The findings are based on two years of research by cosmetics giant Kanebo.The company's 'Cosmetics, Beauty and Brain Science' project determined that there are distinct cognitive activities involved in a woman's perception of her face with and without make-up.
The researchers used a brain scanner and monitored activity in the caudate nucleus of the brain and found that when a woman sees her own face without make-up, she anticipates how she will eventually appear to others and a 'reward system' is activated, releasing dopamine to give sensations of pleasure.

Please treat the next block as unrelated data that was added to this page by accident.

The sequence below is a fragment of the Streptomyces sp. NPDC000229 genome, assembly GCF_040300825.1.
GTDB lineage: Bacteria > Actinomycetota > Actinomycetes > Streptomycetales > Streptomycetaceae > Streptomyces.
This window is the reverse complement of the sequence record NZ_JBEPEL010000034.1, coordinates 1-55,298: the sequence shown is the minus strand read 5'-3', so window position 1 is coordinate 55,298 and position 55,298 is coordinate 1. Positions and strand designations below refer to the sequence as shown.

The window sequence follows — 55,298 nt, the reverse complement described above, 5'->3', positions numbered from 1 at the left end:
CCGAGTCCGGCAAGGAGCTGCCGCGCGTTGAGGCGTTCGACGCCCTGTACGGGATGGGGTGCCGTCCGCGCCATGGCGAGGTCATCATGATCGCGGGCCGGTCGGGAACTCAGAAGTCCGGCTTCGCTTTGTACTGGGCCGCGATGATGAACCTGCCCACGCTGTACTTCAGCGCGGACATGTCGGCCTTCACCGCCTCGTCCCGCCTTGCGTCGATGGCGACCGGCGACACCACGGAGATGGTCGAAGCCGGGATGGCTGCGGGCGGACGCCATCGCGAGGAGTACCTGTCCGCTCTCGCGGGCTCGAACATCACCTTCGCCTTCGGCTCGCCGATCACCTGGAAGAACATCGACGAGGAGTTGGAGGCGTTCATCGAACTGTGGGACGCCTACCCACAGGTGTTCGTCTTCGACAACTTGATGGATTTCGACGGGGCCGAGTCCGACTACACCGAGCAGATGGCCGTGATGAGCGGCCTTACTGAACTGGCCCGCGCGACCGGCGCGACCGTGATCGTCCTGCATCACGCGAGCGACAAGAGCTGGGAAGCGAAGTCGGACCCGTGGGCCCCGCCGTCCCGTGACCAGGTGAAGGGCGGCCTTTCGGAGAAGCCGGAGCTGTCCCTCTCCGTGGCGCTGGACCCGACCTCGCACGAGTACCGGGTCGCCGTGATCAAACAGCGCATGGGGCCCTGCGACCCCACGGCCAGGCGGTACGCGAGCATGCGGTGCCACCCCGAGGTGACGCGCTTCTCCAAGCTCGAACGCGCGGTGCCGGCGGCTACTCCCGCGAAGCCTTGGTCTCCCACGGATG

"We know from previous research that when this area of the brain is activated we can derive pleasure from certain activities," the Telegraph quoted Keishi Saruwatari, of Kanebo's laboratories, as saying.
"We interpret that as meaning that when a woman looks at her face she is imagining how she will look when she has applied her make-up. "There is a mixture of expectation, encouragement and ambition," he said. "Make-up contributes to building relationships with others and feelings of pleasure in women," Saruwatari added.